*The following is excerpted from an online article posted on HealthDay.
In a troubling sign that anxiety and depression are taking hold of America's youth, new research shows a doubling since 2008 in the number of kids and teens who've been hospitalized for attempted suicide or suicidal thoughts.
Study author Dr. Gregory Plemmons said the findings "are not surprising," and that "colleges have also reported a dramatic increase in the prevalence of anxiety and depression among students and in use of counseling services."
But is the risk for teen suicide actually growing, or are more vulnerable teens going to hospitals than in the past? Plemmons said it's hard to tell.
"We still know from other studies out there that less than half of young people with mental disorders seek treatment, and only a minority of teens with depression actually seek care," he said. "In fact, the American Academy of Pediatrics issued guidelines this past February to encourage primary care doctors to begin depression screening."
Plemmons is an associate professor of pediatrics with the Monroe Carell Jr. Children's Hospital at Vanderbilt University, in Nashville.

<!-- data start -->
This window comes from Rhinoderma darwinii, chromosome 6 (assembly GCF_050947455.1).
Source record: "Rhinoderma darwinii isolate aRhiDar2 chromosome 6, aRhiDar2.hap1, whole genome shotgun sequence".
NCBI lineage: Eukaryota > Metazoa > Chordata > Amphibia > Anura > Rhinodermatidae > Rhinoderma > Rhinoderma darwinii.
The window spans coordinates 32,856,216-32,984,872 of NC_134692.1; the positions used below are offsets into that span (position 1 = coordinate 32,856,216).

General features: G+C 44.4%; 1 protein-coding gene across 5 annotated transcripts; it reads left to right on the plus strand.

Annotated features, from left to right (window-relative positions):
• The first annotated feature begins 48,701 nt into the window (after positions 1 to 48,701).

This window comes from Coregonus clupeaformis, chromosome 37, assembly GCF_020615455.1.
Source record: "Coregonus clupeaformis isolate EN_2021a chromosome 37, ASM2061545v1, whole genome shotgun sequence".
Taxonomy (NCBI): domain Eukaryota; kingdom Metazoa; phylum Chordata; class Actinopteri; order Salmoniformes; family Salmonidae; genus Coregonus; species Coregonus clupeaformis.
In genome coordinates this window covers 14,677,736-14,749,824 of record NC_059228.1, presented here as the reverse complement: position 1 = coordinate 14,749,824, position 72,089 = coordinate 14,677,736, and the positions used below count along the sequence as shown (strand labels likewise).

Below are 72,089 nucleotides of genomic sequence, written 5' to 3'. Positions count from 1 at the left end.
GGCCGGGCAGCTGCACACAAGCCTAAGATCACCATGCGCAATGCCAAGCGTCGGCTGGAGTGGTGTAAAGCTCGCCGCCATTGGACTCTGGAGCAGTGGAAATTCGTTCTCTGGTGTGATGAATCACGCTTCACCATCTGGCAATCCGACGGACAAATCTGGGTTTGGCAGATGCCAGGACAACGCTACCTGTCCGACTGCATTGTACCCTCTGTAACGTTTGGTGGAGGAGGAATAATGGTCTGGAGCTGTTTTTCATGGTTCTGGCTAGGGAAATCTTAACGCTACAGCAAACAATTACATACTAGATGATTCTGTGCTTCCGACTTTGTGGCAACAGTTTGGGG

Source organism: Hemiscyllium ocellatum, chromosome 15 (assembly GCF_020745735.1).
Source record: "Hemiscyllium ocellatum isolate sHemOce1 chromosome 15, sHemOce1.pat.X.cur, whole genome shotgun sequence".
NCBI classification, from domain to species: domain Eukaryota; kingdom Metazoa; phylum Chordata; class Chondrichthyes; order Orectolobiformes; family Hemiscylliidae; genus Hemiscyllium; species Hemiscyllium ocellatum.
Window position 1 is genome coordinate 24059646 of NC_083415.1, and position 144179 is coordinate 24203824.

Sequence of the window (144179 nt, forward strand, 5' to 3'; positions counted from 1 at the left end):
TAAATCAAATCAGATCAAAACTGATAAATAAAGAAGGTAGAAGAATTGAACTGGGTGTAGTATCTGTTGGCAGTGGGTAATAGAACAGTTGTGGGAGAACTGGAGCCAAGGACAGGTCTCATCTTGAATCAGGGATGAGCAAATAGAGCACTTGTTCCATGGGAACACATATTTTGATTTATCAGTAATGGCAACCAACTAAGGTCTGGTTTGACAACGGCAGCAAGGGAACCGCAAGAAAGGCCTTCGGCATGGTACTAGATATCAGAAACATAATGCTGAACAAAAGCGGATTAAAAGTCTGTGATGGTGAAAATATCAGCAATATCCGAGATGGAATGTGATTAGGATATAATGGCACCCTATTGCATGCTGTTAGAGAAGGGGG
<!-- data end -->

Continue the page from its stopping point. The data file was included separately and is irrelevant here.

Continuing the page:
Suicide is now the third leading cause of death among American adolescents, the study authors noted.
To get a handle on the issue, the researchers used federal pediatric hospital data.
The findings showed that in 2008 through 2015, nearly 116,000 children aged 5 to 17 were seen at 31 hospitals, either for having suicidal thoughts or for attempted suicide. Two-thirds were girls.
More than half were hospitalized, and more than 13 percent needed intensive care. The rest were treated in an emergency setting or held for observation.
Overall, suicide-related teen hospitalizations accounted for 0.66 percent of all hospitalizations at the children's hospitals in 2008. But by 2015, that figure had more than doubled, to almost 2 percent, according to the report.
Increases were seen across all ages, but differed across certain groups.
For example, the rise in suicide-related hospitalizations was particularly high among teens aged 15 to 17, who accounted for more than half of all the cases. The second highest rise was seen among teens aged 12 to 14, who accounted for 37 percent of all cases.
The report was published online May 16 in Pediatrics.